• The A minor triad: the root, minor 3rd and 5th in the key of A are A, C and E, so the A minor triad is: A    C    E
• The Db minor triad: the root, minor 3rd and 5th in the key of Db are Db, Fb (enharmonic equivalent of E) and Ab, so the Db minor triad is: Db    Fb    Ab

## Minor 7th chords

Minor 7th chords are formed by a minor triad with an extra note: the minor 7th. The minor 7th is the note that makes a minor 7th interval with the root note. The minor 7th in the key of C is Bb. So, the C minor 7th chord consists of the notes C, Eb, G and Bb.

We write the C minor 7th chord as Cm7, Cmin7 or C-7

I will take the 2 other examples from above to give you 2 more minor 7th chords:

• The A minor 7th chord: the A minor triad (A C    E) with the added minor 7th (G) gives us the A minor 7th chord:    A    C    E    G
• The Db minor 7th chord: add the minor 7th in the key of Db to the Db minor triad to get: Db    Fb    Ab    Cb   (Cb being the enharmonic equivalent of B)

## Minor major 7th chords

Minor major 7th chords are almost never used in rock/pop/blues music, but a lot in jazz.

A minor major 7th chord is made of a minor triad with an added major 7th note. At first sight, the name is a bit confusing: is it a minor chord or a major chord? Well, it is a minor chord because of the minor 3rd (it’s built on a minor triad!). The ‘major’ in the chord name refers to the 7th because it is a major 7th note.

We write a C minor major 7th chord as C-∆7 or Cm∆7.

A minor major 7th chord is easy to find when you know the minor 7th chord: just raise the minor 7th by a semitone.

Taking the same examples as before, we get:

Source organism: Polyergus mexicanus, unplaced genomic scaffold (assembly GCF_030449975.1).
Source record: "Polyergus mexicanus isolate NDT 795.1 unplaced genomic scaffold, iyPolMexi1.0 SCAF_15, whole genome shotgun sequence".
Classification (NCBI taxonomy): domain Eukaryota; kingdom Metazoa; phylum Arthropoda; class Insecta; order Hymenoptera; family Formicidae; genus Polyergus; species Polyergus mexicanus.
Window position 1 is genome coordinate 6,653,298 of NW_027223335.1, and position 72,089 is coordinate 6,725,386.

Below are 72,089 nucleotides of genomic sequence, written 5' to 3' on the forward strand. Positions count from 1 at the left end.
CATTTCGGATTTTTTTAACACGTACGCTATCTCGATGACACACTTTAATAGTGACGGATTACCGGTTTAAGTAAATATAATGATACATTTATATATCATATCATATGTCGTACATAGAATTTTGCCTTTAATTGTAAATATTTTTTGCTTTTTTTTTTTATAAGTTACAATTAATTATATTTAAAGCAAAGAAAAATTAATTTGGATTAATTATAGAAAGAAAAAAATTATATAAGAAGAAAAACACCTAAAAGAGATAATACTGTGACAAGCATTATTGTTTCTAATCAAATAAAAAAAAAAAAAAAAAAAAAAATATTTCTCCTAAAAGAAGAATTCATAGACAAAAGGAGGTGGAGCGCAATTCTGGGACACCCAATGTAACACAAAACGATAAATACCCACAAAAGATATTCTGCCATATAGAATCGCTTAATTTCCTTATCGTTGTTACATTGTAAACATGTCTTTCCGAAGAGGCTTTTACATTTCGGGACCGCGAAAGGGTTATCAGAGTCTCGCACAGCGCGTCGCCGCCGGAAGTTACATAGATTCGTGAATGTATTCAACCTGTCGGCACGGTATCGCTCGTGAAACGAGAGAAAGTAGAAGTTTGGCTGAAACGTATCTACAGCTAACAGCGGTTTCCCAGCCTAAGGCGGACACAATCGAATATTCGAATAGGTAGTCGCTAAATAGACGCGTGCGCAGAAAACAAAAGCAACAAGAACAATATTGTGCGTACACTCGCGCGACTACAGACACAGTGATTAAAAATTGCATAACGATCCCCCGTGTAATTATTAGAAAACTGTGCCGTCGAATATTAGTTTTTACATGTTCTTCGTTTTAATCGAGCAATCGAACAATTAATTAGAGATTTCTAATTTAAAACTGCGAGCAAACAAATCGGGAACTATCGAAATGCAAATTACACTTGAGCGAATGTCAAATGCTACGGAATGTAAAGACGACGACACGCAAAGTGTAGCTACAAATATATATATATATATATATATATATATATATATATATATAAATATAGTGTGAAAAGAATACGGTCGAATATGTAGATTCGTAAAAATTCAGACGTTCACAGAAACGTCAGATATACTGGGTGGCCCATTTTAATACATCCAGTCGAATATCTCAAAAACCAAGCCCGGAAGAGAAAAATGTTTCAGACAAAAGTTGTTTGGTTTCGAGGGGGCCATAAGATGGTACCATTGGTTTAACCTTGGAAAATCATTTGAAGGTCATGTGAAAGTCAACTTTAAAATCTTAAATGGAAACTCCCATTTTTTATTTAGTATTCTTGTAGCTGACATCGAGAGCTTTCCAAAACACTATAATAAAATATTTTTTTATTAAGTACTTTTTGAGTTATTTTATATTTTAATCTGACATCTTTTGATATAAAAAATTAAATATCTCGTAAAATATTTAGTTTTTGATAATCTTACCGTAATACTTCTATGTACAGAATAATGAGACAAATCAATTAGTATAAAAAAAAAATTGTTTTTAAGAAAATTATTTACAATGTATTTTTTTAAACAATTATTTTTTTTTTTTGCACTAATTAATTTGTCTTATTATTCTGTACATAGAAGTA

• The C minor major 7th chord: C    Eb    G    B
• The A minor major 7th chord: A    C    E    G#
• The Db minor major 7th chord: Db    Fb    Ab    C

## All the other minor chords

With the information in this lesson, you can now find out all the other minor chords. Start with all the 12 triads, and then put the minor 7th or major 7th on top to find the minor 7th and minor major 7th chords. If you don’t remember well all the minor scales, then have a look at the lesson about minor scales. For the minor chords that have a ‘black key root’: take the roots that have a minor scale with not more than 6 sharps or 6 flats (see ‘How to form a minor scale’). For the sake of completeness, I will also add the enharmonic equivalents with more than 6 sharps or flats in parentheses.

 Minor triad Chord notes Cm C    Eb    G Dm D    F    A Em E    G    B Fm F    Ab    C Gm G    Bb    D Am A    C    E Bm B    D    F# C#m (Dbm) C#    E    G#    (Db    Fb    Ab) D#m / Ebm D#    F#    A#  /  Eb    Gb    Bb F#m (Gbm) F#    A    C#    (Gb    Bbb    Db) G#m (Abm) G#    B    D#    (Ab    Cb    Eb) Bbm (A#m) Bb    Db    F    (A#    C#    E#)

### Minor 7th chords

 Minor 7th chord Chord notes Cm7 C    Eb    G    Bb Dm7 D    F    A    C Em7 E    G    B    D Fm7 F    Ab    C    Eb Gm7 G    Bb    D    F Am7 A    C    E    G Bm7 B    D    F#    A C#m7 (Dbm7) C#    E    G#    B    (Db    Fb    Ab    Cb) D#m7 / Ebm7 D#    F#    A#    C#    /    Eb    Gb    Bb    Db F#m7 (Gbm7) F#    A    C#    E    (Gb    Bbb    Db    Fb) G#m7 (Abm7) G#    B    D#    F#    (Ab    Cb    Eb    Gb) Bbm7 (A#m7) Bb    Db    F    Ab    (A#    C#    E#    G#)

### Minor major 7th chords

 Minor major 7th chord Chord notes C-∆7 C    Eb    G    B D-∆7 D    F    A    C# E-∆ E    G    B    D# F-∆7 F    Ab    C    E G-∆7 G    Bb    D    F# A-∆7 A    C    E    G# B-∆7 B    D    F#    A# C#-∆7 (Db-∆7) C#    E    G#    B#    (Db    Fb    Ab    C) D#-∆7 / Eb-∆7 D#    F#    A#    C##    /    Eb    Gb    Bb    D F#-∆7 (Gb-∆7) F#    A    C#    E#    (Gb    Bbb    Db    F) G#-∆7 (Ab-∆7) G#    B    D#    F##    (Ab    Cb    Eb    G) Bb-∆7 (A#-∆7) Bb    Db    F    A    (A#    C#    E#    G##)

It’s really important to practice a lot in order to be able to quickly come up with the right minor chord when you’re play a song for example. The exercises below are an excellent way to practice your minor chord knowledge.

If you don’t know what chord inversions are, then do only the exercises in root positions. Otherwise, you can follow the lesson about inversions.

Place the notes of the minor triad on the piano (only root positions)

Place the notes of the minor triad on the piano (all the inversions)

### Minor 7th chords:

Place the notes of the minor 7th chord on the piano (only root positions)

Place the notes of the minor 7th chord on the piano (all the inversions)